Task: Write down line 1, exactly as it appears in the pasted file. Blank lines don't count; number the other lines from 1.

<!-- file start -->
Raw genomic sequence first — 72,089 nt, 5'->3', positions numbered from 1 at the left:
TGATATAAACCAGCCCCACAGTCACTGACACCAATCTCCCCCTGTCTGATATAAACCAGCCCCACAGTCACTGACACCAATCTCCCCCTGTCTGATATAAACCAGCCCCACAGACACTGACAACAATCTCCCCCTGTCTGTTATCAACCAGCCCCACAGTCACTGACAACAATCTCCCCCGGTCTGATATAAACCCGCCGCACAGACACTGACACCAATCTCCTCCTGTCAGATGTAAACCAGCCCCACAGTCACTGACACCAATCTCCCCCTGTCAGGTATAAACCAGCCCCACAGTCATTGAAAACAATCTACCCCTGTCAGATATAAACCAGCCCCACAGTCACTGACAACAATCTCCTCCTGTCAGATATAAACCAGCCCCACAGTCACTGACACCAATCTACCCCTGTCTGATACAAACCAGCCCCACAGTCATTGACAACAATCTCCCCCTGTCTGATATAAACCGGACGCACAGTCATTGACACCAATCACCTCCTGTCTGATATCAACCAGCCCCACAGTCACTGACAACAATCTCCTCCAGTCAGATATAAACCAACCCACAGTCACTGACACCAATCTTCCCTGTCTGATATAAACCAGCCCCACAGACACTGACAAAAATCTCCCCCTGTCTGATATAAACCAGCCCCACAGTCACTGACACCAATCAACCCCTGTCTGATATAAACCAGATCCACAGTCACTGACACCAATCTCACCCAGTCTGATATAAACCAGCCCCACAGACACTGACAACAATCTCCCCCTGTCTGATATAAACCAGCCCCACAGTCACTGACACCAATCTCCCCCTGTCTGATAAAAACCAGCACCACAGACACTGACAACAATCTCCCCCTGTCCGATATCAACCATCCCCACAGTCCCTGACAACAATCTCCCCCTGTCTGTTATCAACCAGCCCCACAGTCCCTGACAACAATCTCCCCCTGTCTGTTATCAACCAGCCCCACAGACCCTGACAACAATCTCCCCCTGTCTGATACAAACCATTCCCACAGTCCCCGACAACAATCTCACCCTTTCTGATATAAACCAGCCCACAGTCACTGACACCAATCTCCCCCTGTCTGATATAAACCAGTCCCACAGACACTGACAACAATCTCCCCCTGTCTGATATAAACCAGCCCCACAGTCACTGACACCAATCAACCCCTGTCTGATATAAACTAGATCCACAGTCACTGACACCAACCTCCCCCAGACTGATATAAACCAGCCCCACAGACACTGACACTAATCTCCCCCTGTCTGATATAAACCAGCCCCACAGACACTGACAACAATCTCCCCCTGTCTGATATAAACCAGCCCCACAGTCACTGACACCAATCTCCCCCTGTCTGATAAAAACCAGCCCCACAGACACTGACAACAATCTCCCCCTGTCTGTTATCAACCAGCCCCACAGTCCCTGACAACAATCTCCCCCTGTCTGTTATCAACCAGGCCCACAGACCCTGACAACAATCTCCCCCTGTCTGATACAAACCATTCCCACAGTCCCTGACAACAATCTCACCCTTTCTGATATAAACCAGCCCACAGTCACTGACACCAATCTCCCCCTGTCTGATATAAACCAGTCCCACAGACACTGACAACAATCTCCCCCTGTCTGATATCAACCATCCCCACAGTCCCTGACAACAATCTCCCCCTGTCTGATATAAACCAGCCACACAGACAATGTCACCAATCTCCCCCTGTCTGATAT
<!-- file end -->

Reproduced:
Raw genomic sequence first — 72,089 nt, 5'->3', positions numbered from 1 at the left: